Farewell long-stop

Financial Adviser

So the industry’s demands for the implementation of a 15-year long-stop have been dragged out to an all-too painful, and inevitable, conclusion.

This week the Financial Advice Market Review’s final report said that - after careful consideration - it would not be recommending the introduction of a 15-year long-stop.

In the end the decision was based on what was best for the consumer. Introducing a long-stop would limit the protection available to consumers, the Financial Conduct Authority and HM Treasury concluded.

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But of course what is good for the consumer is not so good for the adviser.

In 2014, one adviser told Financial Adviser that the lack of long-stop meant advisers had “fewer rights than al-Qaeda”.

That may be questionable, but what is not in any doubt is the difficulty advisers do and will experience with the cost and availability of professional indemnity cover in a environment where unlimited liability exists.

But most financial products are sold on a long-term basis. Very few investment vehicles, including pensions or life and associated medical covers are designed to be cashed in within a few years of purchase.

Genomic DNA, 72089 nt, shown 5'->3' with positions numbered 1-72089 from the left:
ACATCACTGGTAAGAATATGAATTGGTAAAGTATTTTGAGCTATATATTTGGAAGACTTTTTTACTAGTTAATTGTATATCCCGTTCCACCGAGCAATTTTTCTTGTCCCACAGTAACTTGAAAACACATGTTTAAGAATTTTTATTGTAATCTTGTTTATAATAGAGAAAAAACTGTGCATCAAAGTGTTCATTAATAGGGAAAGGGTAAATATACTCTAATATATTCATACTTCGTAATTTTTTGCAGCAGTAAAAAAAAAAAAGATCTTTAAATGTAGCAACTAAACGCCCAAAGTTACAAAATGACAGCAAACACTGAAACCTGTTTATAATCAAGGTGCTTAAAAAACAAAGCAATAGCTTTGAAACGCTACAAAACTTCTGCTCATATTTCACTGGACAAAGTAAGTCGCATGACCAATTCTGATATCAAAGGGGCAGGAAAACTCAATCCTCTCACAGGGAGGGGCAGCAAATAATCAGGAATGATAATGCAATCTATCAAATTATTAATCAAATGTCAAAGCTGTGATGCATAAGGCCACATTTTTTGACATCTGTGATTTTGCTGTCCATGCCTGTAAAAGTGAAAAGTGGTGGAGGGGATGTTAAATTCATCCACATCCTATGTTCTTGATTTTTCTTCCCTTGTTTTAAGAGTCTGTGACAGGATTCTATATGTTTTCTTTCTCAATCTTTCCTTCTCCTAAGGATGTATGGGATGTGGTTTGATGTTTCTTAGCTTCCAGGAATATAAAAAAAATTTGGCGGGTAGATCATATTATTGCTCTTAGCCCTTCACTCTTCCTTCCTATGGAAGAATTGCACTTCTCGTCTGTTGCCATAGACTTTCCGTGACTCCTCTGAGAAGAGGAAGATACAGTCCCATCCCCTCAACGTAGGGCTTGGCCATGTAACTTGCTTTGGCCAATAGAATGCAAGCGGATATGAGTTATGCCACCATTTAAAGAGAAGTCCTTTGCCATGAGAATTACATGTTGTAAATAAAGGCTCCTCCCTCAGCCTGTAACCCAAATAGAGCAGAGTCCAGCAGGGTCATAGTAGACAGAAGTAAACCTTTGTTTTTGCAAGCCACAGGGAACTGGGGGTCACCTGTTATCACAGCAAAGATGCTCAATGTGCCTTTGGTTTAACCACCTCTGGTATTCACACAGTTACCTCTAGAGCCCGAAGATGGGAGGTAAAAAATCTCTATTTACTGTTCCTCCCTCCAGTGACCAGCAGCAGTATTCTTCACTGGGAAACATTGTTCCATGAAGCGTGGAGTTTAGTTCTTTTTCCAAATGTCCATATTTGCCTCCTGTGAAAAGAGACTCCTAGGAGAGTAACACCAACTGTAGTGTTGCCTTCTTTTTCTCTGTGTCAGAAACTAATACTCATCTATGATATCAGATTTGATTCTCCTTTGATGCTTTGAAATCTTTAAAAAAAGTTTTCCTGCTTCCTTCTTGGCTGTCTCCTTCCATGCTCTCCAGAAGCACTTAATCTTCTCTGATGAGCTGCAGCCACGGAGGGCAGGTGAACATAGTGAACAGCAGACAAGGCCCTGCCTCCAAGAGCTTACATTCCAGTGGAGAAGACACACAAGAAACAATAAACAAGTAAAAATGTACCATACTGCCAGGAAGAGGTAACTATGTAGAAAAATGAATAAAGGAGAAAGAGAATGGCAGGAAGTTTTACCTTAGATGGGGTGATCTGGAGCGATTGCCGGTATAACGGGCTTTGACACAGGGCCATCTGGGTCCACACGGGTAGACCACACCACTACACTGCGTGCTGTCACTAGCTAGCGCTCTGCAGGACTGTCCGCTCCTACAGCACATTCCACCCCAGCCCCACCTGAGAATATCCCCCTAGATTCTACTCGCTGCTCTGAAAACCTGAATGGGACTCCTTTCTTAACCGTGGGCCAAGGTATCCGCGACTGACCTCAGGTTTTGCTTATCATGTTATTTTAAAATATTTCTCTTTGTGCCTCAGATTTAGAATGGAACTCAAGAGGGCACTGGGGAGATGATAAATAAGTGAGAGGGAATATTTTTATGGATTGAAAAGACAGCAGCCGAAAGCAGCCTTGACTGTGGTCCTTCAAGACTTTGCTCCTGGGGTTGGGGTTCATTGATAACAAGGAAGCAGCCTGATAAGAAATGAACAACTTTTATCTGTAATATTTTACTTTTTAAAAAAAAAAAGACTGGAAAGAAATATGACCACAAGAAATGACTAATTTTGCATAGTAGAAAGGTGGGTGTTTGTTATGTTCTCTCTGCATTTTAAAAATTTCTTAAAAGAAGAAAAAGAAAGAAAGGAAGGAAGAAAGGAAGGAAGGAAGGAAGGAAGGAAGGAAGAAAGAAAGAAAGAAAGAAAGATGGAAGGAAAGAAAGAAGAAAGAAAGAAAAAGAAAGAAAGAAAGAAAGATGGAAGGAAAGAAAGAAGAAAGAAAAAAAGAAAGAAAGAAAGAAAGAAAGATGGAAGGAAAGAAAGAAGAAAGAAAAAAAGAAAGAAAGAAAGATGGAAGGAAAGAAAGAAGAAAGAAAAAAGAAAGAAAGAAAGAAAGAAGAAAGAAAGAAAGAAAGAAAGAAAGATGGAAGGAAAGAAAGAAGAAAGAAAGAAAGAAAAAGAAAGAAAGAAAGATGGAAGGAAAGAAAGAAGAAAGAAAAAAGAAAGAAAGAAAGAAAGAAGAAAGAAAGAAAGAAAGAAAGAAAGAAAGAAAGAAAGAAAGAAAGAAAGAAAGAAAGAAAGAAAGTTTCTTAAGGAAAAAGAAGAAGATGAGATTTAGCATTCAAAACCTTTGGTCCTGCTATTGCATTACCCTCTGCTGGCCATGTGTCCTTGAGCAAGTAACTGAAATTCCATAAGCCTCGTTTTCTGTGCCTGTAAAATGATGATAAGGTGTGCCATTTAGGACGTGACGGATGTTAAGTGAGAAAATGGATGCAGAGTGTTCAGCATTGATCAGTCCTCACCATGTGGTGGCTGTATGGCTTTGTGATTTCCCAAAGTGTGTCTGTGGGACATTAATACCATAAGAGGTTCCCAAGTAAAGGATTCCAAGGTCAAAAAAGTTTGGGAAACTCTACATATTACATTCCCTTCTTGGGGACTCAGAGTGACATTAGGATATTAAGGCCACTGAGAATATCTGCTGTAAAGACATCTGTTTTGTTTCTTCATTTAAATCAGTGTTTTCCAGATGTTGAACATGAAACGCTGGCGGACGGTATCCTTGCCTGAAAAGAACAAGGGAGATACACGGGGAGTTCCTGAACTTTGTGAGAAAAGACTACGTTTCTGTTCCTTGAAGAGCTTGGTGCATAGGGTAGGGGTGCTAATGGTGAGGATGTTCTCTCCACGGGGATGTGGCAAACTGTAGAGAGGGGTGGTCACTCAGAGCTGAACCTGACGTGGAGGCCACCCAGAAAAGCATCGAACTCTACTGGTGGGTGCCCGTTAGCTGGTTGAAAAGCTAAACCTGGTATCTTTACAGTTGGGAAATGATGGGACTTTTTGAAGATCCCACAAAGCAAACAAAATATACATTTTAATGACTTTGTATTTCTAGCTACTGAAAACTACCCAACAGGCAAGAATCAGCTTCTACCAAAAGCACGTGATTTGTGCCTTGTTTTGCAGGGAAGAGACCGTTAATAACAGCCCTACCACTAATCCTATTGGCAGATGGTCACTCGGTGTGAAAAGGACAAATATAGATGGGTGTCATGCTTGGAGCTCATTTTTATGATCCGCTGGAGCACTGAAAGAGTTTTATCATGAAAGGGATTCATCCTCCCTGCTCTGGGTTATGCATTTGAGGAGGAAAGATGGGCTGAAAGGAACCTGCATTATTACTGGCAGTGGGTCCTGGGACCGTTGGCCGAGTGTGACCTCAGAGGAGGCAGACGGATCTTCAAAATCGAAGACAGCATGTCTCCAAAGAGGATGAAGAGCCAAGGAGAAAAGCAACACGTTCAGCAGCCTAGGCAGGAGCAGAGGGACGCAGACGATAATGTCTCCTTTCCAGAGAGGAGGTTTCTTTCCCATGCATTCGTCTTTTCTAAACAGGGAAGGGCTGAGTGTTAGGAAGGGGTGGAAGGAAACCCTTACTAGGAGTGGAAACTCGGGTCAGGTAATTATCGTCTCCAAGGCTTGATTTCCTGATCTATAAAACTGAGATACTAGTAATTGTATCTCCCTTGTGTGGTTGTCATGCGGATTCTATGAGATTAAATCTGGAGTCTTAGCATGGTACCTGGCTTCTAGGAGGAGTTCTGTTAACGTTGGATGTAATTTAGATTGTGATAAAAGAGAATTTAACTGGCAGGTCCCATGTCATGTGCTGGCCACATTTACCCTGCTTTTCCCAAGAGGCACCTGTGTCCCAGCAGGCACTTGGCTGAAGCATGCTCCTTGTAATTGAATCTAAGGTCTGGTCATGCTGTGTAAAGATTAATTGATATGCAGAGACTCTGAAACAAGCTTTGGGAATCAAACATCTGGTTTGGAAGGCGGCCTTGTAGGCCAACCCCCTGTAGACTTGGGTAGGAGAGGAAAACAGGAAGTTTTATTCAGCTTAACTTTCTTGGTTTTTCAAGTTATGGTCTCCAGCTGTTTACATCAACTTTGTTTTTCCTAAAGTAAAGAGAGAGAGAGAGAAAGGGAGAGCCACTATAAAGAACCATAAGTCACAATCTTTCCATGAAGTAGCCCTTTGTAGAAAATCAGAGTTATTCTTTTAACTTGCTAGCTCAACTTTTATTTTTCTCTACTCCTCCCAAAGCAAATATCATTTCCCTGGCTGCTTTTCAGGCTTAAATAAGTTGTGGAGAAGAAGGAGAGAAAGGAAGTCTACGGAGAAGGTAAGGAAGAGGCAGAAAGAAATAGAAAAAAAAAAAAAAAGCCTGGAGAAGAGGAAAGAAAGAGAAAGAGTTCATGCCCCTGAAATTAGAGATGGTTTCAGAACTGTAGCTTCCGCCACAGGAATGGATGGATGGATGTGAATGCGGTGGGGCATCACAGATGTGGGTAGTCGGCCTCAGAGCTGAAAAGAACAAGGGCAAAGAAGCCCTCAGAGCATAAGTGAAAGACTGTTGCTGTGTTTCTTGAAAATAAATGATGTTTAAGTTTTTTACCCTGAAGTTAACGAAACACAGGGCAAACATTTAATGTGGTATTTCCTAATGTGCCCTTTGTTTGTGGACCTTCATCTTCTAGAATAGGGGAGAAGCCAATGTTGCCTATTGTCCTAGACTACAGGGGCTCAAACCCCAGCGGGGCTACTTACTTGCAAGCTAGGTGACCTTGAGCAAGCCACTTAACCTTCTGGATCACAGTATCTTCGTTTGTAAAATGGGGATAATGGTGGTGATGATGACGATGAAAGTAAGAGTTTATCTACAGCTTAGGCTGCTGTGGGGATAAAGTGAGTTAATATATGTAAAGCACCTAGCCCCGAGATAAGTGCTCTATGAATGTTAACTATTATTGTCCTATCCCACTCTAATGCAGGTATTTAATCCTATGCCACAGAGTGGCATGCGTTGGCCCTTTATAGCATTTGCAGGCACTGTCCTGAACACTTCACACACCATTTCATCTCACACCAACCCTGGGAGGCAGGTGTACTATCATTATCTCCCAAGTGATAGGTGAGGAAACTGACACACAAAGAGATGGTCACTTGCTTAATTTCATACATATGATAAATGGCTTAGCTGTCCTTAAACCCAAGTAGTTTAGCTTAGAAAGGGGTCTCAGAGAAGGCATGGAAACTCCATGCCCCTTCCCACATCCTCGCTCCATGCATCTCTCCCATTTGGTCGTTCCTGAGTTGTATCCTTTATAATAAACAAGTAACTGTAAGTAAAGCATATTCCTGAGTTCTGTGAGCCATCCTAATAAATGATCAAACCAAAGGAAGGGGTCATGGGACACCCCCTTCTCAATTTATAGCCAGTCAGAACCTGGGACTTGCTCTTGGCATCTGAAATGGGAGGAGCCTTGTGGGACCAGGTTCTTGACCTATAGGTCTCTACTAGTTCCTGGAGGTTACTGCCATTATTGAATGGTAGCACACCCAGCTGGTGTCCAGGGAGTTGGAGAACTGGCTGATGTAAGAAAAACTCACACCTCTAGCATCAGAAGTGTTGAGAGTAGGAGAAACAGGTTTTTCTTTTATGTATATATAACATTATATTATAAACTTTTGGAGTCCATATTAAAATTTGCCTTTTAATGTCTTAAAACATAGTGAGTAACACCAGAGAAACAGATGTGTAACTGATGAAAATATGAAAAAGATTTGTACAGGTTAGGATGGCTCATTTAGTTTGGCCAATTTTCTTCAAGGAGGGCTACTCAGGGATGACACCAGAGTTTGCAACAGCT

So the introduction of a long-stop would not reflect the reality of the time span of your recommendations.

The Financial Advice Market Review cites data from the Financial Ombudsman Service which shows there were few complaints relating to advice provided longer than 15 years.

The figure estimated by the Fos is to be an average of 216 complaints per year, of which only 30 per cent were upheld.

But there are other realities; advisers say it is not the consumers who are fuelling many of the complaints, but the claim management companies, who encourage consumers to complain, in many cases with no justification whatsoever.

And then there is the argument that the long-stop would have brought financial services into line with the rest of UK industry, where there is a 15-year limit on claims.

Now might be the time to adopt a pragmatic approach. Yes, there are going to be consumers with legitimate claims dating back more than 15 years, but thanks to the introduction of Retail Distribution Review and Mortgage Market Review requirements, etc, these will become fewer and fewer.

The wheels on the ‘mis-selling’ bandwagon will finally have come off.